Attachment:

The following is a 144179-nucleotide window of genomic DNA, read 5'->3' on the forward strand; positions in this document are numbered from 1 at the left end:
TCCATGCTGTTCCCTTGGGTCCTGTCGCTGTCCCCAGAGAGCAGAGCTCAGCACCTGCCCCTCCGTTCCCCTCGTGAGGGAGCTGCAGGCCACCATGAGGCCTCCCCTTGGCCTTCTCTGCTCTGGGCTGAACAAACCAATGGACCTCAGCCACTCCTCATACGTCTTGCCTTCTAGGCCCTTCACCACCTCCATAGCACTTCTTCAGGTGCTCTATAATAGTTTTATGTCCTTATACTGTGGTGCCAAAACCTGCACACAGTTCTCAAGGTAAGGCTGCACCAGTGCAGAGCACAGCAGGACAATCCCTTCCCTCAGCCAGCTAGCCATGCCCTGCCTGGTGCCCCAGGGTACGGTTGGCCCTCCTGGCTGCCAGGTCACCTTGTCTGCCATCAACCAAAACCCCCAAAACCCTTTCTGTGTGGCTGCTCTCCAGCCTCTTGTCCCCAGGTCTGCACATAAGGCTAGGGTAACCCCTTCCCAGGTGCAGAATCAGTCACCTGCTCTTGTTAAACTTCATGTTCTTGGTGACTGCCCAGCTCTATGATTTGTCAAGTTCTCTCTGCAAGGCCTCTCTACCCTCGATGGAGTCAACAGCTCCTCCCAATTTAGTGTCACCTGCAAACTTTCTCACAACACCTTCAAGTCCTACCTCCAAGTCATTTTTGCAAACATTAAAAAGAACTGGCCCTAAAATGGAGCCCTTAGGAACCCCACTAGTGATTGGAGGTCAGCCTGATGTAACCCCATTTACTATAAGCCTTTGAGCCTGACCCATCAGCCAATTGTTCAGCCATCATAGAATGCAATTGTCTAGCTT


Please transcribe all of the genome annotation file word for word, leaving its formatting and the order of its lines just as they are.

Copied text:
The following is a 144179-nucleotide window of genomic DNA, read 5'->3' on the forward strand; positions in this document are numbered from 1 at the left end:
TCCATGCTGTTCCCTTGGGTCCTGTCGCTGTCCCCAGAGAGCAGAGCTCAGCACCTGCCCCTCCGTTCCCCTCGTGAGGGAGCTGCAGGCCACCATGAGGCCTCCCCTTGGCCTTCTCTGCTCTGGGCTGAACAAACCAATGGACCTCAGCCACTCCTCATACGTCTTGCCTTCTAGGCCCTTCACCACCTCCATAGCACTTCTTCAGGTGCTCTATAATAGTTTTATGTCCTTATACTGTGGTGCCAAAACCTGCACACAGTTCTCAAGGTAAGGCTGCACCAGTGCAGAGCACAGCAGGACAATCCCTTCCCTCAGCCAGCTAGCCATGCCCTGCCTGGTGCCCCAGGGTACGGTTGGCCCTCCTGGCTGCCAGGTCACCTTGTCTGCCATCAACCAAAACCCCCAAAACCCTTTCTGTGTGGCTGCTCTCCAGCCTCTTGTCCCCAGGTCTGCACATAAGGCTAGGGTAACCCCTTCCCAGGTGCAGAATCAGTCACCTGCTCTTGTTAAACTTCATGTTCTTGGTGACTGCCCAGCTCTATGATTTGTCAAGTTCTCTCTGCAAGGCCTCTCTACCCTCGATGGAGTCAACAGCTCCTCCCAATTTAGTGTCACCTGCAAACTTTCTCACAACACCTTCAAGTCCTACCTCCAAGTCATTTTTGCAAACATTAAAAAGAACTGGCCCTAAAATGGAGCCCTTAGGAACCCCACTAGTGATTGGAGGTCAGCCTGATGTAACCCCATTTACTATAAGCCTTTGAGCCTGACCCATCAGCCAATTGTTCAGCCATCATAGAATGCAATTGTCTAGCTT